A few Tico families have set up vehicle shipping and importing operations in the United States. These import-export agents offer a range of services, from vehicle purchase to transportation to the ports and embarking. They are usually located near maritime shipping cities such as Fort Lauderdale, Miami, Delaware, New York, Houston, Los Angeles, Seattle, etc. Cars are typically loaded on a transport ship that sails between the United States and Costa Rica carrying fruit and vegetables. Ships at the service of Del Monte and Dole that would otherwise return to Costa Rica empty are commonly used. Current shipping fees range between $600 and $800, and they include shipping insurance, which is paramount since a number of things can go wrong in transit from one port to another.
If a car must be transported far away from the American port, the vehicle owner can expect to pay additional transport fees. Upon arrival to Moin, if the car need to be transported to another customs warehouse -in San Jose, for example, there will be additional fees. Fiscal stamps and fumigation run about $600. The shipping fees and point-of-origin emission testing is paid overseas. The import taxes and custom fees are paid in Costa Rica. Once all that has been accomplished, it is time to make the car street-legal.
Emissions and Mechanical Standards
Imported vehicles must meet certain standards of emissions upon their entry. All imported cars must bear an emissions certificate from the country of origin; this certificate would be ratified by auto technicians when the vehicle arrives on the ship or car carrier. This certificate must be presented to the Transportation Ministry (MOPT) instead of to the Treasury. The only exception to this requirement would be for personal or competition vehicles that are expected to transit only for a short period of tourism.
All imported cars will be subject to inspection by RITEVE, the controversial Spanish-owned auto inspection company that is currently embroiled in arbitration against the MOPT. The multiple-point inspection covers emissions, brakes, signal lights, windshield wipers, and other mechanical and safety features. Upon the initial inspection, used vehicles will be subject to annual inspections, while new vehicles will be inspected every two years.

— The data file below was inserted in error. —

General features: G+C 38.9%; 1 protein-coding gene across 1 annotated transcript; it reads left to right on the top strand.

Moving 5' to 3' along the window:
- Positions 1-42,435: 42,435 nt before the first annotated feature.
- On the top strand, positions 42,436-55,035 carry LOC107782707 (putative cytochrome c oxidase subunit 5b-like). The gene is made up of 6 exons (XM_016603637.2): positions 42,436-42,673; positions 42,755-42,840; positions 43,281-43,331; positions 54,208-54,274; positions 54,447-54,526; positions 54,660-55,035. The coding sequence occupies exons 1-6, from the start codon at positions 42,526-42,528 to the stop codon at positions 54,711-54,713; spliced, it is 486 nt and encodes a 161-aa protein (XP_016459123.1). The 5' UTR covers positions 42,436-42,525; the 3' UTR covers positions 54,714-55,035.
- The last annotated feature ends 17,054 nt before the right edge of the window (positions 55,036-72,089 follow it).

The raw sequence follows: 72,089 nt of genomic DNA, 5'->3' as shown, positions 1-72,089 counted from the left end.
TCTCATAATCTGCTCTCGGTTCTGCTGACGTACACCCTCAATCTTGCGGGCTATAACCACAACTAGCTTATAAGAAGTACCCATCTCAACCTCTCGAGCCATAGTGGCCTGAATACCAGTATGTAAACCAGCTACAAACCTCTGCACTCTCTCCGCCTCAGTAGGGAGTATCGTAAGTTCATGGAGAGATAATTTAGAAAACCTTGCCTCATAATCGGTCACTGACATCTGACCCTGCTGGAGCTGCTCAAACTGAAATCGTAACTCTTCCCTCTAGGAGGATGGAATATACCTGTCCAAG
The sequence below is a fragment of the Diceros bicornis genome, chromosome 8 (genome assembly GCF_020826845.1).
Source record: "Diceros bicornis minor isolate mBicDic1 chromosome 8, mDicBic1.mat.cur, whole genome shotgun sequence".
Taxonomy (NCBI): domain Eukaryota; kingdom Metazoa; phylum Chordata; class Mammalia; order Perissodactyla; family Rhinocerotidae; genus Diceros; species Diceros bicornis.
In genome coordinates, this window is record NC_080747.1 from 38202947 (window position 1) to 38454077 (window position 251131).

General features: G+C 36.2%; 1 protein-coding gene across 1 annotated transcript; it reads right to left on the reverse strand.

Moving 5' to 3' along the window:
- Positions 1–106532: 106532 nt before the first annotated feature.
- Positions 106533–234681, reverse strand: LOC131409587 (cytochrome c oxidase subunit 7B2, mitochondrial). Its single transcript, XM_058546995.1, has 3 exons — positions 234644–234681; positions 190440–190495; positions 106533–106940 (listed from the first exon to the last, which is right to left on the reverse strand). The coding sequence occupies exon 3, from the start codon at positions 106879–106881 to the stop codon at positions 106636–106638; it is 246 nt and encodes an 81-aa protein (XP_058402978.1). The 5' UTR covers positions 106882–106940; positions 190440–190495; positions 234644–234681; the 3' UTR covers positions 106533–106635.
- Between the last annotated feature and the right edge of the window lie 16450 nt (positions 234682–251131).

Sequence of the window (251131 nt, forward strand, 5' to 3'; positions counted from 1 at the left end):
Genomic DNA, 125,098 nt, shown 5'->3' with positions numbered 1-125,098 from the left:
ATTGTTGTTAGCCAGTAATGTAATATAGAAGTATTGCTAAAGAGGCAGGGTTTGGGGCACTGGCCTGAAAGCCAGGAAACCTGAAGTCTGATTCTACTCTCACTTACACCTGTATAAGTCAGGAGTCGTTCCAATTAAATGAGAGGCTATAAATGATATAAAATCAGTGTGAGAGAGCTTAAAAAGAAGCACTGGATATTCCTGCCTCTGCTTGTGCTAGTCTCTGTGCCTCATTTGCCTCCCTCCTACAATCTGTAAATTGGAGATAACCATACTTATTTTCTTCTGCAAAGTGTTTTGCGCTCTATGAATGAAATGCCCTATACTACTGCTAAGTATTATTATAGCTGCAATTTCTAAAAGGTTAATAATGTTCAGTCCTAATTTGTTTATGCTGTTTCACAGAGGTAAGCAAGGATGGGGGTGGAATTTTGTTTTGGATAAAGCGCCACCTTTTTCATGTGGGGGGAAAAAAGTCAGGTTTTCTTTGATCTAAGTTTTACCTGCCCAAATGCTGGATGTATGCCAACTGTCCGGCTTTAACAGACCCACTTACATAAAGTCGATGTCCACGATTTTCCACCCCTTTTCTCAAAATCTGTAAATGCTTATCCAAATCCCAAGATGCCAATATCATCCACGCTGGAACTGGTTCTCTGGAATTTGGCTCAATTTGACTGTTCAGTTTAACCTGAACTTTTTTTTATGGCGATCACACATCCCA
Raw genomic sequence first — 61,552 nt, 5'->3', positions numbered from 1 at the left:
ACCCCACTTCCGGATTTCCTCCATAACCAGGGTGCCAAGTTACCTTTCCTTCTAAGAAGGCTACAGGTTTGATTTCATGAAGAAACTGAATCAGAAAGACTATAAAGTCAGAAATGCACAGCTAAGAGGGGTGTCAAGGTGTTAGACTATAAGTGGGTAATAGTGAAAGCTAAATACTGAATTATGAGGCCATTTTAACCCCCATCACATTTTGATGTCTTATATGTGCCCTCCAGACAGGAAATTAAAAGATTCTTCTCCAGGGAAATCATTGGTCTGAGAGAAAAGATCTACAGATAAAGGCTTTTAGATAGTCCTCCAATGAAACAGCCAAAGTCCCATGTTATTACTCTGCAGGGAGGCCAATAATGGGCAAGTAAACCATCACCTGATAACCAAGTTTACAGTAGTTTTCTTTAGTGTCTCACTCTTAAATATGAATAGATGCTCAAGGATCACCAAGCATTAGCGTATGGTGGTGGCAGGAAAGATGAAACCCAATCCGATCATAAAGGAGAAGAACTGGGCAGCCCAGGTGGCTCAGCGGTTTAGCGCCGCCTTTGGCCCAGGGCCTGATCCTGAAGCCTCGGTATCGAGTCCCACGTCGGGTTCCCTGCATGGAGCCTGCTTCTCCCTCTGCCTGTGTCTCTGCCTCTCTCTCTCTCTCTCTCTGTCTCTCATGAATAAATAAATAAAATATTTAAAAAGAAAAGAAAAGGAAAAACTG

Registration and License Plates
Getting the coveted marchamo is a topic of much anxiety among Tico vehicle owners. This must be accomplished between November 1 and December 31.
Every January 1, transit police are only too happy to set up roadblocks to issue tickets to drivers who have not paid insurance and registration fees. At first sight, these roadblocks can be seen as highly unfair, particularly when our Constitution allows free movement across our land. The catch is that driving in Costa Rica is a privilege that comes with some responsibilities. When an individual is issued a driver’s license, he or she agrees to be put at the pleasure of transit authorities in the absence of reasonable suspicion. The only constitutional way to avoid such roadblocks is to cross them on foot.
Owners of luxury vehicles (those that cost $15,000 or more), can expect to pay even more on marchamo fees than those who choose to import the 1994 Corolla mentioned before. The registration costs are higher for newer cars and special vehicles such as convertibles, sports cars, luxury SUVs, etc. Initial license plates tend to be of the paper variety, and often have to be extended until the metal plates arrive. The vehicle is eventually placed in a National Registry for the benefit of the owners, but getting this accomplished may require considerable time and numerous bureaucratic maneuvers.
Drivers who import cars often go a step further and retain an attorney to help them with the process from beginning to end. This will add a couple of thousand dollars to the transaction, but brings a lot of peace of mind.
The Future of Car Importation
Going back to the example above, a 1994 Toyota Corolla on Craigslist could end up costing $4,000 or more. Importing that Corolla does not make too much sense, yet we can reasonably expect that importation of vehicles will continue, or that Ticos will eschew importation in favor of local auto dealers and private sellers.
Ticos are hungry for more cars, and there is some speculation that no amount of taxation will curb that hunger. Parking is scarce and congestion is now quotidian. Tolls keep rising in sync with traffic fines. Older cars will more than likely be phased out in favor of newer cars, thus pushing junkyards to their capacities. Tax rates are unlikely to change. A proposed exemption of import and sales taxes for hybrid and electric vehicles fell through in the National Assembly, and President Laura Chinchilla expressed to La Nacion that tax breaks for 100% electric vehicles, such as the brand-new Mitsubishi i-miev, are not in the horizon. Our President made this declaration just as she was test-driving the i-miev last year, which she liked. She added that, in the past, an abundance of tax breaks only contributed to a greater deficit and more cars on the road.
Proposals calling for even higher import taxes have been talked about outside of the sessions at the National Assembly. Special tolls and fines such as the London Congestion Charge ($20 to transit in the city, up to $360 for non-compliance) have also been rumored, as well as higher taxes on fossil fuels. Some measures could pass, some will not, but the overall Tico hunger for cars is not expected to change.